Tuesday, Jun 23, 2020

House sales slump.

BBC News: Coronavirus: House sales plummeted by 50% in May

Interest in buying strong as, as Libertas has pointed out in a previous comment, need for garden and work from Home extra space has increased. On the other hand the medium-sized long term of the economic downturn could make it more difficult to put together a deposit and/or get a mortgage.

Posted by magnifico @ 07:03 PM (813 views)
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7 Comments

1. mombers said...

Look out to be surprised (or not) at how many resources can be thrown at propping up prices and protecting landowners. QE resulted in very little help for labour or capital but gave massive windfalls to asset owners. At least initially the government found some money to help (most) employees and businesses but these programs will wind down. QE, Help to Sell, housing benefit for private landlords, etc, etc will continue at their new, even more generous level for goodness knows when, if ever

Wednesday, June 24, 2020 09:39AM Report Comment
 

2. nickb said...

Yes, but now there is unemployment and Brexit. People need a modicum of job security, or a large deposit, to buy. Interest in buying is also consistent with holding off while prices fall, whereas if I was interested in selling before COVID, I might be more interested now to get out while prices are still high.

Wednesday, June 24, 2020 09:52AM Report Comment
 

3. nickb said...

Oh, how interesting (not), the article reports that "Estate agents say demand is now high."
Er, has anyone ever heard an EA say something different? Are there any circumstances in which an EA would say something different, short of Chinese water torture? They only have one song to sing.

Wednesday, June 24, 2020 02:08PM Report Comment
 

4. mombers said...

@2 yes there is unemployment and Brexit. But if you throw enough money at the problem of plummeting demand, you can always fix it by choking off supply. This can be done by having mortgage forbearance, artificially low interest rates, shrinking council tax in real terms, etc. People in homes that are no longer reflective of their means would have to sell absent these, and housing could be allocated by the market instead. Demand can also be propped up by housing benefit - this has already been increased and low and behold, landlords are now charging the new maximum on new tenancies / renewals, and even trying to get in place tenancies bumped up to the new subsidy. If they were running their service at price £x, why do they suddenly need to raise it to £x*1.1? An indication that they are overcharging in the first place. Which you can't fault them for, I did not charge cost plus a normal profit margin on my BTLs when I was on the dark side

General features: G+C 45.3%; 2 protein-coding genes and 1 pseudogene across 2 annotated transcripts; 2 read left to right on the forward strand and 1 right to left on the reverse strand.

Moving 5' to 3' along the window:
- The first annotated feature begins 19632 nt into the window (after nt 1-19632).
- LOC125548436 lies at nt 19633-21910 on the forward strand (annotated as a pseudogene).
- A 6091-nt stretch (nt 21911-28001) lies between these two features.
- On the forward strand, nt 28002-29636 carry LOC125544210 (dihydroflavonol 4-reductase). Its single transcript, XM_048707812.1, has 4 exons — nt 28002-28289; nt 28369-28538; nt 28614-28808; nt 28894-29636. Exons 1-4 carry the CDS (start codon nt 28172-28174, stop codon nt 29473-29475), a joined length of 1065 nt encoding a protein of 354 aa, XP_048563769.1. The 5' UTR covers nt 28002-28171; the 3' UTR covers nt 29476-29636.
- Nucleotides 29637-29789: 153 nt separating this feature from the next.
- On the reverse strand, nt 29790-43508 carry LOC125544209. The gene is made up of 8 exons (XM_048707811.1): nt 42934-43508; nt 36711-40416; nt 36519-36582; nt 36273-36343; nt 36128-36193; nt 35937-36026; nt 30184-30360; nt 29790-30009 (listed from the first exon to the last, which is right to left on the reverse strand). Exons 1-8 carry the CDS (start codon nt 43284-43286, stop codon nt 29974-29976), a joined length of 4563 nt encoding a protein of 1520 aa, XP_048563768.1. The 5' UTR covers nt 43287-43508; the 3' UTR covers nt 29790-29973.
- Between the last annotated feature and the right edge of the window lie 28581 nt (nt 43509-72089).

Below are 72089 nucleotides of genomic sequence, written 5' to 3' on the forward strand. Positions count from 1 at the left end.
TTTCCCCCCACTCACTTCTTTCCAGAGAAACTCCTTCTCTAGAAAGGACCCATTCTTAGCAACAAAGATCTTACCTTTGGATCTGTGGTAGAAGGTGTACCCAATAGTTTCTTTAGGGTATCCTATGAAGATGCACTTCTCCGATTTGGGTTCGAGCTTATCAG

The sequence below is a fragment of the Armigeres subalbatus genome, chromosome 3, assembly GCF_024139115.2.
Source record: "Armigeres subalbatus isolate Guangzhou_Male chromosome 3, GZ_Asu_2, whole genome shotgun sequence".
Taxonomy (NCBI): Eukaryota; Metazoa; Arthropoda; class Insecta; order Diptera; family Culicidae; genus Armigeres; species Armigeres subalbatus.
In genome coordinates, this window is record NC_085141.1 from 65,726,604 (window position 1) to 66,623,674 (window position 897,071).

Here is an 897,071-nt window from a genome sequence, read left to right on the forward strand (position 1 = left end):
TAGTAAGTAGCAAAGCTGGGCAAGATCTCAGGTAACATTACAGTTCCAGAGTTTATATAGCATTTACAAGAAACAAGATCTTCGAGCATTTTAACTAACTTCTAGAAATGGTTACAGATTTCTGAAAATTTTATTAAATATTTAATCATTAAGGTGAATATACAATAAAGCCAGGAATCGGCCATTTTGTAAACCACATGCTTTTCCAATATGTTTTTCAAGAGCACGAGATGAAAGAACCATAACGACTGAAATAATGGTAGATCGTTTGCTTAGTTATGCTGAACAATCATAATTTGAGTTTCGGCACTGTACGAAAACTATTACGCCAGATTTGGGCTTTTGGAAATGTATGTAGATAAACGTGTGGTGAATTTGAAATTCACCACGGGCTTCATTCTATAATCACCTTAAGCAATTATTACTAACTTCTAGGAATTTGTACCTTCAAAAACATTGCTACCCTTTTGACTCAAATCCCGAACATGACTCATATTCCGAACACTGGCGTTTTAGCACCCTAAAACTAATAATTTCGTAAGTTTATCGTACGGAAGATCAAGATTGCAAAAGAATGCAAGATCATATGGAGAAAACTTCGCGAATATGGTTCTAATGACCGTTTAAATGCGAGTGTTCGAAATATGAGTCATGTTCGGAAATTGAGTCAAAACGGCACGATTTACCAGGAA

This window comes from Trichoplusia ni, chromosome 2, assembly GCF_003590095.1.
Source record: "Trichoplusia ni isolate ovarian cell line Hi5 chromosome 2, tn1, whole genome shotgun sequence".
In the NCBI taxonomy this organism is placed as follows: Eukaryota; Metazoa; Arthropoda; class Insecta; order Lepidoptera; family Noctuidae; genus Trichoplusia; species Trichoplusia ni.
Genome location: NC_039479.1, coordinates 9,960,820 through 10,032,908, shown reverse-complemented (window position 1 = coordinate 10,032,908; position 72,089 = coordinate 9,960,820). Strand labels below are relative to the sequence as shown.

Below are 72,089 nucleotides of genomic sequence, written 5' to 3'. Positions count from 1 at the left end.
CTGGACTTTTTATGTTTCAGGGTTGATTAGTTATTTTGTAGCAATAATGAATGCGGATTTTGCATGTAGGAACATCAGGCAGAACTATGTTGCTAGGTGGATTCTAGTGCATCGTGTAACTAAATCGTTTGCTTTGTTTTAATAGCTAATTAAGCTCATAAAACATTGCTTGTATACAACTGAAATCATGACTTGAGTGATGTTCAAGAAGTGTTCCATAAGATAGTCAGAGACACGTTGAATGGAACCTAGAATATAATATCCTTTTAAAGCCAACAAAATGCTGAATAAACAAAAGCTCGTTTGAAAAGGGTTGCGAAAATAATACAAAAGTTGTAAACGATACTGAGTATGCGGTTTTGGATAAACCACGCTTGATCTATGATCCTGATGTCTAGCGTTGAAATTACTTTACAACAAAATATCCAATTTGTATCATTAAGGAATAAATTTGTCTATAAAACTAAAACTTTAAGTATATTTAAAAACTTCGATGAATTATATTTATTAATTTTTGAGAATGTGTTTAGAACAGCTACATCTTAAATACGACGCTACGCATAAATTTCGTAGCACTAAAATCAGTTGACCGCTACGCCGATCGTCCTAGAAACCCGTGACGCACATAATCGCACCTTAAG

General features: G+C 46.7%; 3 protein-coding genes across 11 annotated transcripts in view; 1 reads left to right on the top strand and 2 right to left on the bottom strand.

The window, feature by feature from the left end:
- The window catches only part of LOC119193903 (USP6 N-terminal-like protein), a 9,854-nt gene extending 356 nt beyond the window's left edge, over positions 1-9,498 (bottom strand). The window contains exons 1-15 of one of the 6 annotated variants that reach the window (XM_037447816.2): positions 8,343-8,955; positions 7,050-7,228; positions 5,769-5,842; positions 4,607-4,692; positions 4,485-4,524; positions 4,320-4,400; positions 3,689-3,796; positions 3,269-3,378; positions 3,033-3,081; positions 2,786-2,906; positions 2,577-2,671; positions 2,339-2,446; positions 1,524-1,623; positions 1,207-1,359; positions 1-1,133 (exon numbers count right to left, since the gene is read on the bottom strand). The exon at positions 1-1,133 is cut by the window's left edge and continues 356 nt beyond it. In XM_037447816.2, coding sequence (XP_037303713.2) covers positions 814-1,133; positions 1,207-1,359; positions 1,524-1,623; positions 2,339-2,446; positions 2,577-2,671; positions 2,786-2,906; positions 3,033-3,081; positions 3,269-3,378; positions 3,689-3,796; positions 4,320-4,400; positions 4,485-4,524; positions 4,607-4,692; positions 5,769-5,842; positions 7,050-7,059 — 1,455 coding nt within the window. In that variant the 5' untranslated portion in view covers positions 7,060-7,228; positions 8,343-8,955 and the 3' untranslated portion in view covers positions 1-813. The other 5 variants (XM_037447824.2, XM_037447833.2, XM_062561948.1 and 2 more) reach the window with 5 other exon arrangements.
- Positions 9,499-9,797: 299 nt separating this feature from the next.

Thursday, June 25, 2020 09:47AM Report Comment
 

5. nickb said...

What, are they going to helicopter drop meaningful salaries into unemployed workers' bank accounts? I can't see it happening. If you are a lender (sorry mortgage issuer), everyone is now a riskier prospect than before. If you are a borrower, typically you are less certain about your prospects than before. Interest rates (base rate) were already nearly zero, if they are sent into negative territory this is damaging for the banks. Council tax can't shrink because there is too much pressure on council budgets as it is. If they can prop it up, it will take time, as it did last time, and this is much bigger than last time.

Friday, June 26, 2020 06:00PM Report Comment
 

6. nickb said...

@4 conversely if I were in the midst of buying I might be motivated to believe the government can keep all the plates spinning indefinitely with no hiccups. No offense, I hope it works out for you, but my bets are on the other sqaures.

Friday, June 26, 2020 06:03PM Report Comment
 

7. mombers said...

@6 the difference between rent and mortgage interest + stamp duty + maintenance and insurance is so huge that over my 5 year fixed rate mortgage prices would have to fall by a good 10% for it to be the right bet. Not at all unlikely that prices will fall by 10% over 5 years but I'd be happy for them to do so. We'd have so much principal paid down that LTV would be the same and we'd get another artificially cheap 5 year deal, and intend to live there until the kids move out. If we sell at that point for 50% less than we bought it for (maybe the government will wake up and stop propping up prices at some point??) then that's awesome as my kids will be able to get on with their lives in cheaper housing rather than living with us in their 30s like so many are now. Fingers crossed for a crash in other words. Very few people benefit from rising prices.

Tuesday, June 30, 2020 11:01AM Report Comment
 

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